Here is the sentiment overview for the Easter holiday shortened trading week:
Retail investor sentiment as measured by the AAII weekly survey continued to become more lackluster this week. The bulls declined to 32% while the bears were unchanged at 31%. The bull ratio was 51%, a few percentage points above its long term average of 58%.
Equity newsletter editors likewise continued to curb their enthusiasm from the giddiness that we observed a few weeks ago. Slightly more than 54% are expecting higher prices while those expecting lower prices continued to increase from the record low levels to 19%. The bull bear ratio fell to 2.82:1 – this after reaching an astronomical 3.65:1 earlier this month.
The bull ratio (the percentage of bulls compared to the bulls and bears combined) fell to 74%. But we are still not out of the woods as it is still signalling a very overbought and overexcited market:
Even after ameliorating from its extreme of earlier, the current bull ratio is significantly above its 5 year average of 60%.
NAAIM Survey of Managers
The weekly sentiment of active portfolio managers increased back to levels last seen in February. Both the median and mean market exposure ticked up to 83%.
More interestingly, the difference between the two extremes is providing a signal that has historically been negative for the market. That is, if we take the most bearish response and the most bullish response and net them out and take a rolling average to cover a month’s worth of results, we have this chart:
What it shows us is how bearish and bullish the extreme poll responders are. Right now, the bearish are at best neutral (not bearish at all) and the bullish are uber-bullish to the max.
Dissecting the sentiment indicator this way gives us an insight that we would have otherwise missed outright by focusing just on the superficial NAAIM average. The latest figure is the highest for this metric (190% long net differential) and clearly, this has not been a good time to be long the market in the past.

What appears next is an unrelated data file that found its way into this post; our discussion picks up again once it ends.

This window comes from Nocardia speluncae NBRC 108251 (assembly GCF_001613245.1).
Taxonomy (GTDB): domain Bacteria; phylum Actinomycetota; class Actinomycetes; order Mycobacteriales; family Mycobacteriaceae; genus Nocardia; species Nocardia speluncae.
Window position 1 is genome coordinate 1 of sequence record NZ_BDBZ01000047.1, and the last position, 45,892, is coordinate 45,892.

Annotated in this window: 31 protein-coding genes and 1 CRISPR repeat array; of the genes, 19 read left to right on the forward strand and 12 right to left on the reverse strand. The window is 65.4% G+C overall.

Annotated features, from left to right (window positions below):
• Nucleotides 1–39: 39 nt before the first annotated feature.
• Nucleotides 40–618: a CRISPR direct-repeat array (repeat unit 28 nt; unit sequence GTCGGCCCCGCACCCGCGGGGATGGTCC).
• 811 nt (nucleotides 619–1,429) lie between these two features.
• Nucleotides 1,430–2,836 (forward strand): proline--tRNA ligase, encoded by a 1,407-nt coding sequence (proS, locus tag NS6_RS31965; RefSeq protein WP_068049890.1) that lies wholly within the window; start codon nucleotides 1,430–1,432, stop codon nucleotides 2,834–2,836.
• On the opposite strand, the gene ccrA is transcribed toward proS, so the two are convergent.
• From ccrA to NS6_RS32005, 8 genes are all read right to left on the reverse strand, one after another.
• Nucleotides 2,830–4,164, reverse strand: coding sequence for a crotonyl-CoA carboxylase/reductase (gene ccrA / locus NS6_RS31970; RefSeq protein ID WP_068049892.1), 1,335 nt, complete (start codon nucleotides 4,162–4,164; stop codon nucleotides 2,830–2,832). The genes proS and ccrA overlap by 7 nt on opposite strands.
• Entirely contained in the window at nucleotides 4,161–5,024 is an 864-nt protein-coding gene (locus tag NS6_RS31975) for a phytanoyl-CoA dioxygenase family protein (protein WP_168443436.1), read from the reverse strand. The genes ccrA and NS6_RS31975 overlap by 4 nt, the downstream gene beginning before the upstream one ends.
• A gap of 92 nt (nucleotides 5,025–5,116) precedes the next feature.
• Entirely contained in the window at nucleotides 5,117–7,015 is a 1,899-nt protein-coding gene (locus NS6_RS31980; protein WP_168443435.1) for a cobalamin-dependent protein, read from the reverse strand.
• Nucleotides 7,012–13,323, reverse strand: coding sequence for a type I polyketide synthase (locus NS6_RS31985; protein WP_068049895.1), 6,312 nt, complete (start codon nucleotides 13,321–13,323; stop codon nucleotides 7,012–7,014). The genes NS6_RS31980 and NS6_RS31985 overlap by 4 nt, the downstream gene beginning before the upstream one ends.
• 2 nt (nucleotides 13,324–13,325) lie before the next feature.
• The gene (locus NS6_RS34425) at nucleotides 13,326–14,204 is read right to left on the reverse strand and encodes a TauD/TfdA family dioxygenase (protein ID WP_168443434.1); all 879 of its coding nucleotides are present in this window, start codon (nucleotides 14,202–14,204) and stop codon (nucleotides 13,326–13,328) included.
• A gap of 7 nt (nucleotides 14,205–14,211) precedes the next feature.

Net Equity in NYSE Accounts
The aggregate amount of margin debt in customer accounts released by the NYSE is showing that once again traders are becoming very comfortable with risk taking. Total margin debt has surpassed $315 billion (above levels last seen in April 2007).
As well, if we remove the cash held by customers to measure the aggregate net equity held in their accounts, we find that it is back down to the levels last seen just prior to the 2007 market top (June 2007):
The Federal Reserve is pushing everyone back into risk taking activities after the credit crisis by reducing rates to near zero and keeping them there for a prolonged period of time. Clearly it is working. QE2 and QE1 have impacted the financial markets and equity markets as well as bringing credit markets back from the brink of collapse. The result is that holding a net cash reserve provides no return and therefore there is no incentive to hold it instead of another asset that can appreciate in value.
The current level of aggregate net equity is fast approaching two prior periods: summer of 2007 and fall of 2000. Both of these periods were immediately preceding important market tops. The difference is that unlike today, in both of those prior periods investors were not punished as they are right now by the Fed for holding cash. So the interest rate environment provides a context that makes this sentiment measure a bit less extreme.
Data from Thomson Financial shows that once insider activity is moderately bullish. The last two times we had a cautionary signal from this indicator was in October 2010 and February 2011. Both of those were valid warnings. But the current levels of corporate buying relative to selling are not alarming:
The VIX volatility index closed below 15 this week. That is the lowest level we’ve seen for this volatility measure since the summer of 2007. While that may ring alarm bells in your head about a potential market top, remember that low VIX levels do not correspond to tops the way that high VIX levels correspond to market bottoms.
However, Jason Goepfert (of SentimenTrader.com) pointed out an interesting dichotomy between the CBOE VIX index and the new Credit Suisse Fear Barometer. While the VIX index is at a 52 week low, the CSFB is at a 52 week high indicating that traders are paying a premium to purchase puts relative to calls. There are only a handful of times when these two disparate volatility measures have been similarly at odds but as precedents go, it is clearly negative for the market going forward.